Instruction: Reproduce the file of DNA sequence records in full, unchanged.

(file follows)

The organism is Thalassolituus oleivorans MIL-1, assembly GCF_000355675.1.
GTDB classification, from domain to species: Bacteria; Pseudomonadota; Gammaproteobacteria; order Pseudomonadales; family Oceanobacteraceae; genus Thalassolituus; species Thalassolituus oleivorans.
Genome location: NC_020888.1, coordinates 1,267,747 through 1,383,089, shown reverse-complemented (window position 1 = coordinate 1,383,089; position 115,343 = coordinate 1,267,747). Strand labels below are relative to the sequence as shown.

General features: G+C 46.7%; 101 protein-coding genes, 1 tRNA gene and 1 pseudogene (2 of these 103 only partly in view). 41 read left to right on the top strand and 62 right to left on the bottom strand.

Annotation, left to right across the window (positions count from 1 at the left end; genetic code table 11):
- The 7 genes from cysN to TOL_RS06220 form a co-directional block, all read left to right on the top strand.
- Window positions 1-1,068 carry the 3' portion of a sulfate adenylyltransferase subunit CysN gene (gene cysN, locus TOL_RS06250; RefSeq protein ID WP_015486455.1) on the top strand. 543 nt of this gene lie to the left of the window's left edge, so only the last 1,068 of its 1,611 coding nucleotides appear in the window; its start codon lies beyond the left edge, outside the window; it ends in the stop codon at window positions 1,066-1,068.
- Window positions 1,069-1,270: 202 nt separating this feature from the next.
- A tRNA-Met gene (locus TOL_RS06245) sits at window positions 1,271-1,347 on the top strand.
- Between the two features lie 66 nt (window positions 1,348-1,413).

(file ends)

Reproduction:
The organism is Thalassolituus oleivorans MIL-1, assembly GCF_000355675.1.
GTDB classification, from domain to species: Bacteria; Pseudomonadota; Gammaproteobacteria; order Pseudomonadales; family Oceanobacteraceae; genus Thalassolituus; species Thalassolituus oleivorans.
Genome location: NC_020888.1, coordinates 1,267,747 through 1,383,089, shown reverse-complemented (window position 1 = coordinate 1,383,089; position 115,343 = coordinate 1,267,747). Strand labels below are relative to the sequence as shown.

General features: G+C 46.7%; 101 protein-coding genes, 1 tRNA gene and 1 pseudogene (2 of these 103 only partly in view). 41 read left to right on the top strand and 62 right to left on the bottom strand.

Annotation, left to right across the window (positions count from 1 at the left end; genetic code table 11):
- The 7 genes from cysN to TOL_RS06220 form a co-directional block, all read left to right on the top strand.
- Window positions 1-1,068 carry the 3' portion of a sulfate adenylyltransferase subunit CysN gene (gene cysN, locus TOL_RS06250; RefSeq protein ID WP_015486455.1) on the top strand. 543 nt of this gene lie to the left of the window's left edge, so only the last 1,068 of its 1,611 coding nucleotides appear in the window; its start codon lies beyond the left edge, outside the window; it ends in the stop codon at window positions 1,066-1,068.
- Window positions 1,069-1,270: 202 nt separating this feature from the next.
- A tRNA-Met gene (locus TOL_RS06245) sits at window positions 1,271-1,347 on the top strand.
- Between the two features lie 66 nt (window positions 1,348-1,413).